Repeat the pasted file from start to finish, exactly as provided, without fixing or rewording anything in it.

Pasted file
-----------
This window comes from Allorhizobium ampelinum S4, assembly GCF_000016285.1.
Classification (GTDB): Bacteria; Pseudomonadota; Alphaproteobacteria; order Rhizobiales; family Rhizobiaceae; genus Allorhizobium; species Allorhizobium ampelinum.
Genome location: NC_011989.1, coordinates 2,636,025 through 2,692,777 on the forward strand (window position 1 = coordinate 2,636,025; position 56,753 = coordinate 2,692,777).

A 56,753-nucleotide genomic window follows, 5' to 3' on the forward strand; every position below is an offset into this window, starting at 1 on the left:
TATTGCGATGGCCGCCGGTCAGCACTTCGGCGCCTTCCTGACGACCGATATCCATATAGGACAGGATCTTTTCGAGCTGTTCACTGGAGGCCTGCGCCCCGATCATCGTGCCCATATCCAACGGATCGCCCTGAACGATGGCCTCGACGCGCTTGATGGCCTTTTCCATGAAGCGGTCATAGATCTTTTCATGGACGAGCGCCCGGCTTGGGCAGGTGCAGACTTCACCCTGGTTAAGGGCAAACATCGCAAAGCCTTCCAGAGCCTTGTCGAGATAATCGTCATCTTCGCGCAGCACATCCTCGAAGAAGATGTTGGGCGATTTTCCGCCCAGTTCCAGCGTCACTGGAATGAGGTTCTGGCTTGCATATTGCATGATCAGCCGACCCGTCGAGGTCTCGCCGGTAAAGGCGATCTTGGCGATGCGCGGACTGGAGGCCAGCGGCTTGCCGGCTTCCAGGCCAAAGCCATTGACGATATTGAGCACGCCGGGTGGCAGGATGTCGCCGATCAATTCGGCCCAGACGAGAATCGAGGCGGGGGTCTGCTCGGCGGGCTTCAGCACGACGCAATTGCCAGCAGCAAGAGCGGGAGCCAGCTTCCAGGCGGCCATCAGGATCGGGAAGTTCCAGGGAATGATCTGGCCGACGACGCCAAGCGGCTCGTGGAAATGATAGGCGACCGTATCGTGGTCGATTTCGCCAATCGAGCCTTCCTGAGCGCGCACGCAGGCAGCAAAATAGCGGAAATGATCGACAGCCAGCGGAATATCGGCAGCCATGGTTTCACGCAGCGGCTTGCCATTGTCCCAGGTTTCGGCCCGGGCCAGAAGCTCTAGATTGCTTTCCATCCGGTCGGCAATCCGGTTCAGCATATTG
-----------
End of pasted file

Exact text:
This window comes from Allorhizobium ampelinum S4, assembly GCF_000016285.1.
Classification (GTDB): Bacteria; Pseudomonadota; Alphaproteobacteria; order Rhizobiales; family Rhizobiaceae; genus Allorhizobium; species Allorhizobium ampelinum.
Genome location: NC_011989.1, coordinates 2,636,025 through 2,692,777 on the forward strand (window position 1 = coordinate 2,636,025; position 56,753 = coordinate 2,692,777).

A 56,753-nucleotide genomic window follows, 5' to 3' on the forward strand; every position below is an offset into this window, starting at 1 on the left:
TATTGCGATGGCCGCCGGTCAGCACTTCGGCGCCTTCCTGACGACCGATATCCATATAGGACAGGATCTTTTCGAGCTGTTCACTGGAGGCCTGCGCCCCGATCATCGTGCCCATATCCAACGGATCGCCCTGAACGATGGCCTCGACGCGCTTGATGGCCTTTTCCATGAAGCGGTCATAGATCTTTTCATGGACGAGCGCCCGGCTTGGGCAGGTGCAGACTTCACCCTGGTTAAGGGCAAACATCGCAAAGCCTTCCAGAGCCTTGTCGAGATAATCGTCATCTTCGCGCAGCACATCCTCGAAGAAGATGTTGGGCGATTTTCCGCCCAGTTCCAGCGTCACTGGAATGAGGTTCTGGCTTGCATATTGCATGATCAGCCGACCCGTCGAGGTCTCGCCGGTAAAGGCGATCTTGGCGATGCGCGGACTGGAGGCCAGCGGCTTGCCGGCTTCCAGGCCAAAGCCATTGACGATATTGAGCACGCCGGGTGGCAGGATGTCGCCGATCAATTCGGCCCAGACGAGAATCGAGGCGGGGGTCTGCTCGGCGGGCTTCAGCACGACGCAATTGCCAGCAGCAAGAGCGGGAGCCAGCTTCCAGGCGGCCATCAGGATCGGGAAGTTCCAGGGAATGATCTGGCCGACGACGCCAAGCGGCTCGTGGAAATGATAGGCGACCGTATCGTGGTCGATTTCGCCAATCGAGCCTTCCTGAGCGCGCACGCAGGCAGCAAAATAGCGGAAATGATCGACAGCCAGCGGAATATCGGCAGCCATGGTTTCACGCAGCGGCTTGCCATTGTCCCAGGTTTCGGCCCGGGCCAGAAGCTCTAGATTGCTTTCCATCCGGTCGGCAATCCGGTTCAGCATATTG